A clinical trial led by Dr Felice Jacka who is a director of Food and Mood centre at Deakin University, Australia became the first randomized control trial (RCT) that answers a very important question regarding good diet and good mental health. People who suffer from clinical depression get the best results when their treatment is a combination of medications and therapy. As it turns out, a good diet can also play a critical role in alleviating the symptoms of depression.

a. The Experiment

For the experiment, a total of 67 men and women participated. The participants were suffering from depression and were taking medications and/or going for therapy sessions regularly. The participants in the study were all consuming lower amount of fruits and vegetables, lower dietary fibres, too much sugar, too much unhealthy snacks and processed food. In other words, their diet was poor. Participants in the study were divided into two groups: an intervention group and a controlled group. Participants belonging to the intervention group were put on a Mediterranean diet (diet typically rich in fruits, vegetables, nuts, legumes, whole grains, beans and olive oil) and met with their dietitian regularly. While people belonging to the controlled group were not put on Mediterranean diet but were required to attend social support groups. After 3 months, depression symptoms of the participants were recorded.

(Note: The scale used was MADRS scale (Montgomery–Åsberg Depression Rating Scale). The scale is from 0-60 in which a high score means an individual is very depressed as compared to a lower score. An average score of the participants came out to be 25).

The result?

People who took Mediterranean diet for 3 months improved their score on depression scale by an average of 11 points. While people who were on their usual diet improved by an average of 4 points.

b. The Diet

What should you Eat: vegetables, fruits, whole grains, low-fat/unsweetened dairy, raw unsalted nuts, legumes, eggs, fish, chicken, olive oil and lean red meat.

What should you avoid: too much sugary items, processed foods, breads, refined cereals, fast and fried food.

It will not be right to comment that a good diet is one thing that will help people fight depression. A causal relationship cannot be established. However, they are definitely co-related. A good diet helps and if followed properly benefits will be visible. Mental health problems have become quite common now and it is a good thing that scientists are diving deeper to find different ways through which such problems can be tackled. ‘We are what we eat’ is not after all a bad advice.

Control your bad habits using “The Mind-bus technique”

Picture credits: Pinterest.com

Do you like chocolates so much that it’s next to impossible for you not to have a small bite? Do you wish to eat those delicious butter cookies resting at a safe spot in your kitchen? Above all, do you know well enough that such food items have empty calories and yet you eat them to ruin your whole well-planned diet? If you’re like most people I am sure it happens with you. In spite of being aware of the repercussions of consuming refined sugar, you often fall prey to such strong cravings. But need not worry. Thanks to research psychologists who are dedicating a big part of their lives into discovering techniques so that you learn how to act upon your noble intentions.

The Experiment

In the British Journal of Health Psychology a research was published in the year 2013 that gives hope to people who are looking for breaking their bad eating habits. Researchers Kim Jenkins from Swansea University and Katy Tapper from City University London recruited participants for the study. Participants included people who were actually looking to break their bad habit of consuming chocolates. The participants were then divided into 3 groups:

  1. Cognitive “defusion” group: 45 participants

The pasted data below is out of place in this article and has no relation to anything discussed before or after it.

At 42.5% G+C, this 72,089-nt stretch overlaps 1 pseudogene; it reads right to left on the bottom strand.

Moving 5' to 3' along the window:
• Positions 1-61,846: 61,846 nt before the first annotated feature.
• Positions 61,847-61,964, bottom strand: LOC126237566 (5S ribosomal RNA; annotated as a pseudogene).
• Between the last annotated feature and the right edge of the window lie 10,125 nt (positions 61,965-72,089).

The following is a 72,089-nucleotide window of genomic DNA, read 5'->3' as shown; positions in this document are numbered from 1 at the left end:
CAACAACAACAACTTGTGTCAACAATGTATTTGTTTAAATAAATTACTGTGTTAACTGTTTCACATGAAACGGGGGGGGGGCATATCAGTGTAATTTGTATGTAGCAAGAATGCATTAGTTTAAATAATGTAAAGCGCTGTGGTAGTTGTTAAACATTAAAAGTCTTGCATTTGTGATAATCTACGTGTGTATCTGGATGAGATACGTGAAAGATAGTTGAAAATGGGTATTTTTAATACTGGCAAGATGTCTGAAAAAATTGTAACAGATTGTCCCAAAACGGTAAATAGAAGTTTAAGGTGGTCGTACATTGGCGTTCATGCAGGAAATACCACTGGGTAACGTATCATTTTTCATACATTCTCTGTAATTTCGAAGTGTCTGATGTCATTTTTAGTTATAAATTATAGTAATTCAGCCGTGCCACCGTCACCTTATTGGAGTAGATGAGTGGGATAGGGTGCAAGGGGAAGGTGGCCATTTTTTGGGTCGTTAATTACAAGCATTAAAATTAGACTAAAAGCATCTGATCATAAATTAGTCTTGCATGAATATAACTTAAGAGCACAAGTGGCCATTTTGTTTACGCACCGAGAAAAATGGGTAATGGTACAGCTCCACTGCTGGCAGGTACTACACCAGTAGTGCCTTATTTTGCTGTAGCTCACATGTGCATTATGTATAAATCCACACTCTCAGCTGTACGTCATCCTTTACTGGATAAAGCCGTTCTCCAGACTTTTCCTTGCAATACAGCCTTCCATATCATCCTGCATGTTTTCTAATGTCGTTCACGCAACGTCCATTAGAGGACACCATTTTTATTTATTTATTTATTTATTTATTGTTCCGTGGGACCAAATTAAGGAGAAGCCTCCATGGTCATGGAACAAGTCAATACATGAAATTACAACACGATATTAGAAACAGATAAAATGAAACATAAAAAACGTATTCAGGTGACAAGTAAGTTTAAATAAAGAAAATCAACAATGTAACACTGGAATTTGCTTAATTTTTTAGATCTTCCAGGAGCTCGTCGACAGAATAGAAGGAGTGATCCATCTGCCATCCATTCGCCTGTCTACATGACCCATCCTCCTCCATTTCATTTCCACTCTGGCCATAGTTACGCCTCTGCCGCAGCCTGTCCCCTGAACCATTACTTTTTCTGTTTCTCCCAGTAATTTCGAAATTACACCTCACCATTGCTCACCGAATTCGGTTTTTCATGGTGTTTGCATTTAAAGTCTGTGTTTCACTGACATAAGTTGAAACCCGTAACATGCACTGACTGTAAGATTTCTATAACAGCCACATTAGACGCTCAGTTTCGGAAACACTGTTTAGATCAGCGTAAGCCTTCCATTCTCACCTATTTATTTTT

2. Acceptance group: 45 participants
  3. Control group: 45 participants

In case of first group i.e. cognitive “defusion” group, 45 participants out of 135 were taught that ‘they were not their thoughts’. This is what’s referred to as cognitive “defusion”. The participants were made to imagine that they were actually the driver of a bus and all the disturbing & difficult thoughts were passengers. For the next 5 days the participants were given a bag full of chocolates. They were asked to carry with them the bag at all times and whenever they felt cravings they should practice the ‘mind bus technique’. In case of second group i.e. acceptance group, a technique called ‘urge surfing’ was introduced. In the following technique participants were instructed to accept all the uncomfortable thoughts they were having regarding eating chocolates and not control them. In case of last and third group i.e. control group, participants were instructed to control their thoughts and practice any relaxation technique to overcome the cravings. The participants of the study were asked to keep a diary to record all the chocolate consumption.

In the study it was concluded that the first group ate lesser chocolate compared to the other two groups. In other words, participants who followed the ‘mind-bus’ technique ate lesser chocolate during the period of 5 days when compared with the participants who were asked to control and acknowledge their urges.

Mind-bus technique beyond the chocolate consumption

It is important to note that the mind-bus technique is not limited to controlling chocolate urges or cravings of any bad food for that matter. We can apply it to any situation that involves negative thoughts. So, you can always apply the technique by following these steps:

  1. Think for a while a negative situation you want to resolve.
  2. Write down 3-5 negative thoughts involving that particular situation.
  3. Close your eyes and imagine you being a driver of a bus and all the negative/disturbing thoughts as passengers.
  4. Assign each of the negative thoughts a different voice, a different personality.
  5. Imagine you telling each of those thoughts things like, “Thank you for your kind suggestion. But I am the driver of this bus and this bus is under my control.”
  6. Visualize that you are letting those thoughts get off the bus one by one at different bus stops.

The research is not a panacea to controlling all our bad habits or negative life situations. Definitely, there are many flaws in the research (for an instance, participants selected for the study were already motivated and firm to let go off their consumption of chocolates so intrinsic motivation could have played a role. Therefore, it is not plausible to say that mind-bus technique was solely responsible for cutting down chocolate consumption of the participants). Nevertheless, we can try to become driver of the bus!!